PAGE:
Thursday, November 3, 2016

From the Archives: How Guy Fawkes Crossed the Atlantic & Became Pope Night, 1745

Thursday, November 3, 2016

Isabella reporting:

Because our friends in Great Britain will celebrate Guy Fawkes Day on Saturday, it seems like an excellent time to revisit this post. 

Guy Fawkes Day is a holiday that may have a dark past, but it's certainly alive and well and full of bonfires and fireworks. Yet while it may seem a quintessentially British holiday, there's also a strong history of the celebration in New England as well as Old.

The Massachusetts colony was largely settled in the early 17th c. by English Puritans, and those conservative Protestant values continued to rule the colony. The bonfires and effigy-burning of the Fifth of November was one of the transplanted traditions that prospered, but by the middle of the 18th c., it had developed a few distinctly Yankee quirks. Several colonial wars against the French served to increase distrust and fear of Catholics. While the memory of Guy Fawkes and the Gunpowder Plot weren't forgotten (the "Remember, Remember" song was duly sung), in all the northern colonies the celebration was now called Pope Night, and a rowdy time it was.

In Boston, crowds of  young men, sailors, and apprentices thronged the streets, dividing into two rival gangs, while costumed boys thumped on doors and begged money for drink. Each gang had their own procession and effigies of the Pope, friars, priests, and devils, and after a fierce brawl between the two gangs (ah, American contests of sports supremacy!), the winners captured the losers' effigies, and everything was finally burned in a satisfying bonfire. Special noisemakers, fashioned from conch shells and called "Pope's horns", added to the din, like 18th c. vuvuzelas.

As political tensions in Boston increased with England in the years before the Revolution, other effigies of unpopular public figures found their way into the procession, including the Catholic Pretender to the British throne James StuartLord North, and Lord Bute. Later infamous Revolutionary War traitor Benedict Arnold earned his place in the flames, too. A 1745 newspaper described the scene:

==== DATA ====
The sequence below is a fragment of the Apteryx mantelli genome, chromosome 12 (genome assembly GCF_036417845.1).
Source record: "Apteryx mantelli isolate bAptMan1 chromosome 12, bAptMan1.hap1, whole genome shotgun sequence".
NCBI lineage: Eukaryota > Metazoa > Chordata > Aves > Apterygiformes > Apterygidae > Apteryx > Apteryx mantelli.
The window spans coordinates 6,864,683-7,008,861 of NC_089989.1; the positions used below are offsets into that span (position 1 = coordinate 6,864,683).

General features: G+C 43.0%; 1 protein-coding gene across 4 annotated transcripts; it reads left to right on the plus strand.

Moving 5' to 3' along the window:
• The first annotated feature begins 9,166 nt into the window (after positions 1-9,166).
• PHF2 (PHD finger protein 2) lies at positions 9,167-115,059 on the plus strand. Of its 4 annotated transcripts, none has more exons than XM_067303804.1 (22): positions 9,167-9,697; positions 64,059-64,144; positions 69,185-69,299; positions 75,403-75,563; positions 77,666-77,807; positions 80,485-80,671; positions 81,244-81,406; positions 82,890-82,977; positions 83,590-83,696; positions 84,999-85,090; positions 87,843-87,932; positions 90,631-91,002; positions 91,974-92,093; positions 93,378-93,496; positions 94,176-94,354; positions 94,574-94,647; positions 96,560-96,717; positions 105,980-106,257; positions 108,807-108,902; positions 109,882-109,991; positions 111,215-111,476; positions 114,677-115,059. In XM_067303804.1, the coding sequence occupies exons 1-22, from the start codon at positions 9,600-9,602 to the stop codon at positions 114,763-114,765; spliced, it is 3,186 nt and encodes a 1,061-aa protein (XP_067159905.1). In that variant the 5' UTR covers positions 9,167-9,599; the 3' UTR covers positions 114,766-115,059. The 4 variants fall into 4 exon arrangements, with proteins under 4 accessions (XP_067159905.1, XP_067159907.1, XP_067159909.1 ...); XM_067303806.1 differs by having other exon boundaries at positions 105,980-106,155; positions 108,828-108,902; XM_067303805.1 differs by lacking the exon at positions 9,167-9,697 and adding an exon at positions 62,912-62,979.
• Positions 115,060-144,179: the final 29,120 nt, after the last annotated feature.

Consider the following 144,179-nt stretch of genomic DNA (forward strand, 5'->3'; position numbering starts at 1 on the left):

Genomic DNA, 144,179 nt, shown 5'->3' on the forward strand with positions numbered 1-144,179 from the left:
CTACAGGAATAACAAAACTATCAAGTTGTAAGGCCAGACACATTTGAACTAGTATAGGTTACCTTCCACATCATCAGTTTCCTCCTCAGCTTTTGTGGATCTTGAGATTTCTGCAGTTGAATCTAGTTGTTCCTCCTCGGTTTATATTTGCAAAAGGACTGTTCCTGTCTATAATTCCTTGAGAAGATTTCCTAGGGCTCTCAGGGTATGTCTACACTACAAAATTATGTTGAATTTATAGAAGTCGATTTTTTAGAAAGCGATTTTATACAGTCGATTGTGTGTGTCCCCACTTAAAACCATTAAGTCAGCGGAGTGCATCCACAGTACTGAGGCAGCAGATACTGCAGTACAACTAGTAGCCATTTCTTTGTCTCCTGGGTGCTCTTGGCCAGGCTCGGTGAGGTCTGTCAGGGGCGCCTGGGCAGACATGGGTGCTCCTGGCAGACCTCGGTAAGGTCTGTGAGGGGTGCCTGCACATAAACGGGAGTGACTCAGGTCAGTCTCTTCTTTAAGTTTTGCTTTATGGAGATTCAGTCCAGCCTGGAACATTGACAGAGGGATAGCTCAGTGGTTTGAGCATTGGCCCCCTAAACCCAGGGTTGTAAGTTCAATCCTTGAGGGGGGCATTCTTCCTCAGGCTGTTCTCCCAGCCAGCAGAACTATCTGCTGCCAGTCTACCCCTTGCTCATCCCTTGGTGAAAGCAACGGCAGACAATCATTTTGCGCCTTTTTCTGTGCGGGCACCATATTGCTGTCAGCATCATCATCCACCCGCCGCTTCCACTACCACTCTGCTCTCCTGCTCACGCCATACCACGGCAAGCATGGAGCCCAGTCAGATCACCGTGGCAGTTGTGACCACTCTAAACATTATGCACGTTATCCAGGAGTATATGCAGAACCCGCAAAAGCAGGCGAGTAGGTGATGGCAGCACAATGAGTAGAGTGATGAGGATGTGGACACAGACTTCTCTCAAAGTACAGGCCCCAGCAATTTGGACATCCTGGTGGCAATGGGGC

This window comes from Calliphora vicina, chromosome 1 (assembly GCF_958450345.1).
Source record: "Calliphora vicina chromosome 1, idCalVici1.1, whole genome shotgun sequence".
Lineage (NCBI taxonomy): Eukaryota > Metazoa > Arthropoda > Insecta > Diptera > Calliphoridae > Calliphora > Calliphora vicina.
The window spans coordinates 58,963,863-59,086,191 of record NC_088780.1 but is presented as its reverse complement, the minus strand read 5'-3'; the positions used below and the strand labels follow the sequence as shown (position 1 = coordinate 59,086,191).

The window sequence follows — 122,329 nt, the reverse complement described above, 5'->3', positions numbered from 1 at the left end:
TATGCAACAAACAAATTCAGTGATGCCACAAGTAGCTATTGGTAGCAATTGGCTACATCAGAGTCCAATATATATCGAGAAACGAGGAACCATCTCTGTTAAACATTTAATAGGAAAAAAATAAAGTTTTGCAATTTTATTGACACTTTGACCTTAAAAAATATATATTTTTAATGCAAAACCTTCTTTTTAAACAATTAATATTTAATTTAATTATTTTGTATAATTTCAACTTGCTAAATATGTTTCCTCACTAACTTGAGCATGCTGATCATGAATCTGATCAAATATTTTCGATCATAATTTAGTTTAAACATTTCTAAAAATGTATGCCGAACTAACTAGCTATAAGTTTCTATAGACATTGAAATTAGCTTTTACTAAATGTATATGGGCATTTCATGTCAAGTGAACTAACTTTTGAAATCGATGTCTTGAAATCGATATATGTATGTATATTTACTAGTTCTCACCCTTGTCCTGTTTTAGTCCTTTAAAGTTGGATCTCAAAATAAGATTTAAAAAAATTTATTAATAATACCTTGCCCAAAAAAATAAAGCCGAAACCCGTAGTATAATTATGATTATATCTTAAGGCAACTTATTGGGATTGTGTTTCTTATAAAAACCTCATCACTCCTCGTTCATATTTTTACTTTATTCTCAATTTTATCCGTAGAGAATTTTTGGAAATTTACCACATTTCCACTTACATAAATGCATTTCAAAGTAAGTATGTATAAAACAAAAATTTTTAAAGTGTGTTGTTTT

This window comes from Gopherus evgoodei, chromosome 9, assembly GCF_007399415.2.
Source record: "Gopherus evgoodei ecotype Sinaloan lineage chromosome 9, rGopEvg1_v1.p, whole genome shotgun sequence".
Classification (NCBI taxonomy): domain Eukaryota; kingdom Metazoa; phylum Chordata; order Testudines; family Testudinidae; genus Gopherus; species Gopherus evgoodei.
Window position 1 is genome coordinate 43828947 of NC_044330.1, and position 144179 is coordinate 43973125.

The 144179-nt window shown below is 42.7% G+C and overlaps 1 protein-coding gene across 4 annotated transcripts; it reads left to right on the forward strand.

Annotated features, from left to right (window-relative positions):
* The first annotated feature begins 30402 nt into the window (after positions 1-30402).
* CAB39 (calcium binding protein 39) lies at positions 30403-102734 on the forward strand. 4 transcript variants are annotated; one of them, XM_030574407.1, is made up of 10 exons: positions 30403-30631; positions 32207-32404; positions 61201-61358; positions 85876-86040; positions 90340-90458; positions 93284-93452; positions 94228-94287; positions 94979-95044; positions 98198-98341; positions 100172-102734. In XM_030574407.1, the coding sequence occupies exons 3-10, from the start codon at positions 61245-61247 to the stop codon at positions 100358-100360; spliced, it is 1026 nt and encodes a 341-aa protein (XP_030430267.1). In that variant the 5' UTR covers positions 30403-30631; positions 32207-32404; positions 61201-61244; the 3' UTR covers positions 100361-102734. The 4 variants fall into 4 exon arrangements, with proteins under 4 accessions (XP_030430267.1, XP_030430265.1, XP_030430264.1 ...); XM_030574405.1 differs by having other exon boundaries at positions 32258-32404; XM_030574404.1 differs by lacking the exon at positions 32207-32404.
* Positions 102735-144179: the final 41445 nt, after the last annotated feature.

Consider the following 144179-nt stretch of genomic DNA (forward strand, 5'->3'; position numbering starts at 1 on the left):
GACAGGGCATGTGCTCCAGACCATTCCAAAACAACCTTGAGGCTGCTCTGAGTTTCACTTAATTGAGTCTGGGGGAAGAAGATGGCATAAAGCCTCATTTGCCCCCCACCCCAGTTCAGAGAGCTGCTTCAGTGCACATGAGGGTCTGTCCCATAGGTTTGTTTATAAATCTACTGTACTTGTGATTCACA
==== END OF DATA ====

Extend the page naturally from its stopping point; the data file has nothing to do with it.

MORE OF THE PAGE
Tuesday last being the Anniversary of the Gunpowder Plot, two Popes were made and carried thro' the Streets in the evening...attended by a vast number...armed with clubs, staves, and cutlashes, who were very abusive to the Inhabitants, insulting the Persons and breaking the windows, &c., of such as did not give them money to their satisfaction...the two Popes meeting in Cornhill, their followers were so infatuated as to fall upon each other with the utmost Rage and Fury. Several were sorely wounded and bruised, some left for dead, and rendered incapable of any business for a long time to the great Loss and Damage of their respective Masters.

For more about Pope Night in the American colonies, check out this excellent site commissioned by The Bostonian Society. Also see one of our favorite history blogs, Boston 1775, which has numerous posts on the subject.

Above: Detail from Extraordinary verses on Pope-night, or, A commemoration of the Fifth of November, giving a history of the attempt, made by the papishes, to blow up king and Parliament, printed in Boston, 1768. Collection, Library of Congress


Yve said...

Makes sense that Bonfire Night would transfer to "The Colonies", and even here in Britain Guy Fawkes' effigy is regularly substituted with other unpopular figures of the day such as Tony Blair. It sounds as though the New Englanders also indulged in Mischief Night, although that was just meant for children here. It was originally supposed to be part of the May Day celebration, children were allowed to misbehave and play pranks on each other and adults for that one night. It had moved to either October 30th or November 4th by early Victorian times and only really continues in the Notrth of England now. Since the 1970's the pranks the children play have become increasingly more vandalism based and so the Police are starting to crack down on Mischeif Night, it may soon be relegated to the history books.

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